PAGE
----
The Pursuit of Happiness

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I don’t know if it’s the medication, the condition or the fact that I’m getting old but I don’t remember being a very happy person. I’ve always been cynical and sarcastic and angry, but happy? I struggle to think of moments of pure happiness. Apparently I used to be a happier person, but I get the feeling if I met that person now I’d take an instant dislike to them.

How did I get to the point where I managed to be a funsponge; draining every ounce of pleasure I, or anyone around me, can take from anything. I sit in judgement like a real life Cowell or Revel Horwood looking for the errors, misery, mistakes and problems in life.

But then I thought about it a bit longer and I’m realising that my memory is not great full stop. Looking back I struggle to see very much in terms of memories that I’ve held on to – there are snapshots of moments but they are all on pause, waiting for the click to resume and I can’t make them work. While there are some things that stand out in my mind – all clear from cancer, wedding, birth of children – there doesn’t seem to be very much saved up in the memory banks.

I’m no psychologist – as I’m sure is abundantly clear – but I wonder if the lack of ability to recall happy memories means I struggle to recreate or renew the emotion again today. You fight the darkness within through sheer willpower and of course medication, but the obvious cure to misery would be happiness and yet it’s beyond my reach. I see others enjoying themselves and start to feel more unhappy because I can only switch it on in small doses. You become a player in the story of your life.

Scene: INT 8.30am – Walking through school corridor

John walks along towards his class and passes colleagues and pupils on his way as he makes eye contact and smiles. These are hollow gestures but he knows if he doesn’t he will be called out as a cyborg. 

And that’s just it – I switch on the showbiz smile and get through things rather than enjoy them. And it’s with everything – not just work, but social situations and bumping into friends and going out – there’s an empty space where pleasure should live and it’s missing. It can also work with other emotions where you know the situation dictates a certain response and you comply to fit in.

What I really want to do a lot of the time is just walk away and be on my own. There’s no pretence, no forcing conversations or societal niceties, and that’s a horrible thing to want or to be but that’s who I am at the moment. How the fuck did I get to the point where the very things that make us human – emotions, empathy and pleasure – are missing in action? When did they check out? And has it always been this way and I’ve just noticed recently?

In truth you only want the simple things in life: to be with those you love, be able to provide for them and to have your health. The worst thing about the Bipolar life is that you don’t actually get these things guaranteed. You push away the ones you love – often unintentionally and through the behaviour associated with the condition. To provide means work, which entails routine (which can actually help and forces you to get out of bed) and effort. This can be so difficult when you are fighting an internal battle with yourself to stop yourself walking out the door shouting obscenities. Work can be the hardest thing to deal with as the expectations are there upon you and some days you just can’t do it. Finally, health – well no need to an explanation on that front.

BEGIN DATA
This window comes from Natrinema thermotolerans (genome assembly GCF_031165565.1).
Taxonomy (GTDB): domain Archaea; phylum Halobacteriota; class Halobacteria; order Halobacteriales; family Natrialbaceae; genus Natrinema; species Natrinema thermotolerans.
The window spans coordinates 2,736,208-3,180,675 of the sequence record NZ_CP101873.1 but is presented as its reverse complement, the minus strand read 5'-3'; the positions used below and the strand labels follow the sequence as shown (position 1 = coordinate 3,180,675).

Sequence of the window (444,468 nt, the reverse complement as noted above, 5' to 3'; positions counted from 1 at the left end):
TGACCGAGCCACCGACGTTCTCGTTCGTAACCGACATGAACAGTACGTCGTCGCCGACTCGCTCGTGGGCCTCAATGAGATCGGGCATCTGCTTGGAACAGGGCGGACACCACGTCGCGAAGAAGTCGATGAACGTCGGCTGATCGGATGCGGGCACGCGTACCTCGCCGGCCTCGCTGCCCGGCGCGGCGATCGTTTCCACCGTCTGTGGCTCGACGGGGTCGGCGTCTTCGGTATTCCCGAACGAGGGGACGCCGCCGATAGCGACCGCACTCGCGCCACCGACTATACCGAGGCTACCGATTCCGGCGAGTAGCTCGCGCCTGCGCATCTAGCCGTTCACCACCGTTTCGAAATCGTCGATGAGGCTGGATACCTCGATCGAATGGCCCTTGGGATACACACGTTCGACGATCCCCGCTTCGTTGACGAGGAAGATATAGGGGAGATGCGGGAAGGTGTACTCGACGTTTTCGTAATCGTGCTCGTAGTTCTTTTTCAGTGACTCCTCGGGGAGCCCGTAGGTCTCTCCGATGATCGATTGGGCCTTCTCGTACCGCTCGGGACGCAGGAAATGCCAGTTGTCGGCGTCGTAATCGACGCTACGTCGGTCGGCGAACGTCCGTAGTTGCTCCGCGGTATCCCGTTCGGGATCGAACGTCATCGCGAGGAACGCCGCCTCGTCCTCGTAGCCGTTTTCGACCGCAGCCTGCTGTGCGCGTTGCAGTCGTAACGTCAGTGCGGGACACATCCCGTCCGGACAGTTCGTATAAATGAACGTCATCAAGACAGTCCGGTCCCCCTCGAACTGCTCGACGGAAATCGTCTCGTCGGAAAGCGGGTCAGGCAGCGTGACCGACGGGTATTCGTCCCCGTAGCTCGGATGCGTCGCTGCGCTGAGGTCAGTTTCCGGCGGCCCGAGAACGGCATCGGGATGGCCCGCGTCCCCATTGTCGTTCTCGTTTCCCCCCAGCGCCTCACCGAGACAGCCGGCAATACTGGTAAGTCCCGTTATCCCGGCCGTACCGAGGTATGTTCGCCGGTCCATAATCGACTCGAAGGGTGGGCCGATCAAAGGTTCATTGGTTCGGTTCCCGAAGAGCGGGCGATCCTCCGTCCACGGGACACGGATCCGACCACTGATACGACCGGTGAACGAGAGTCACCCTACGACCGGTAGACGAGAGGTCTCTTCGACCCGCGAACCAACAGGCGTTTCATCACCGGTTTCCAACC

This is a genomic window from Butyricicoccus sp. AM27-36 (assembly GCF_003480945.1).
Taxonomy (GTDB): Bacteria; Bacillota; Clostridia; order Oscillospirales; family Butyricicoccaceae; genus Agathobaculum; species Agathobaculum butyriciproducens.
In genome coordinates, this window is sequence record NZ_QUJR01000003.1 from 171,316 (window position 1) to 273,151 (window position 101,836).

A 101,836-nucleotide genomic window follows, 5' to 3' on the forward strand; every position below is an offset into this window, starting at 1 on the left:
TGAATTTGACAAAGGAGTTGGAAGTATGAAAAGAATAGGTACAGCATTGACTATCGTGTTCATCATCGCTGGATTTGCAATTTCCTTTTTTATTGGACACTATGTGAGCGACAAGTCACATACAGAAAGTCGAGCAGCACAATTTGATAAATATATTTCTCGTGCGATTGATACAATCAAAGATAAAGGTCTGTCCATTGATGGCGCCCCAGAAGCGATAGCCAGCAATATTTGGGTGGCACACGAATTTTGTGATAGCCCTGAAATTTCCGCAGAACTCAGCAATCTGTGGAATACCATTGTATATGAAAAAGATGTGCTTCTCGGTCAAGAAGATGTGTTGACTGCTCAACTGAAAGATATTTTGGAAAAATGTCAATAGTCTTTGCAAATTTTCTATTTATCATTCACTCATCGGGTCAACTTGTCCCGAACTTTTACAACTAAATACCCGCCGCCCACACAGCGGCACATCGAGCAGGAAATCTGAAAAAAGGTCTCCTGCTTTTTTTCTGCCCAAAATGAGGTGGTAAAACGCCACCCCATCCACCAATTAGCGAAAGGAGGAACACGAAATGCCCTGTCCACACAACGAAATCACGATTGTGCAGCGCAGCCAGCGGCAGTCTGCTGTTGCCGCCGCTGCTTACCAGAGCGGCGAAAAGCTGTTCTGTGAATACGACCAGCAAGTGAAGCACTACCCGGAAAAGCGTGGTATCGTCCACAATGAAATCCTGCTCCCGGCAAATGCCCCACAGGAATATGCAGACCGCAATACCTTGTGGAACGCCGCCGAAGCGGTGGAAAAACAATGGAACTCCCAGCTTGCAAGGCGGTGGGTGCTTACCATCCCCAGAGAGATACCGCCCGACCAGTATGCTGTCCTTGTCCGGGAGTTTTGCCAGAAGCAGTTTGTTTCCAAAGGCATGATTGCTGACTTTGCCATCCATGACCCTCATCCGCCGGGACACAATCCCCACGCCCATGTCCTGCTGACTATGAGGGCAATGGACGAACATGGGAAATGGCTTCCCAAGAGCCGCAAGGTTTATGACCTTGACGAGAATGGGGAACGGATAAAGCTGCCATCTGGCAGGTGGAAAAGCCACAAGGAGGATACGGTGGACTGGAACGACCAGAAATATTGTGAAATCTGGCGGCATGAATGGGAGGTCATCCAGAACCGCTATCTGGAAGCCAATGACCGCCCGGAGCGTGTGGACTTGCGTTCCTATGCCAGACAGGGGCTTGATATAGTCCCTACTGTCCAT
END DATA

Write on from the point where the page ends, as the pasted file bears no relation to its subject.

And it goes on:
It is these three simple things that we all crave yet my own brain is impacting on them all. This along with the apparent loss of any history to your personal experiences makes you feel like you are alone in the world; lost, confused and trying to fight your way back to whoever you once were and could be again. The problem is that I doubt I’ll ever be off the tablets and Bipolar is something I’ll have to live with for the rest of my life. The sad fact is that this illness is worse than the cancer I had twelve years ago now – at least it was easy to cut out and monitor leaving me free of it. Mental Health conditions such as mine are life sentences – they won’t necessarily kill you, but they’ll reduce your life expectancy and trap you in a cerebral prison that makes Colditz look like a kindergym.

I don’t know how I can get back my memories or find the ability to be happy again. I know that music is one form of escape and performing does help, but it’s short-term and I’d like something that allowed me to even have a glimpse of “happy” me again – if such a thing existed. Sadly I think that this is my lot; my course is plotted and if the last decade is anything to go by things will only deteriorate further. Maybe I just have to ensure that others find their happiness if I can’t find my own. I could try to do it vicariously through those around me but even that’s tough when you live with a negative mindset.

JD

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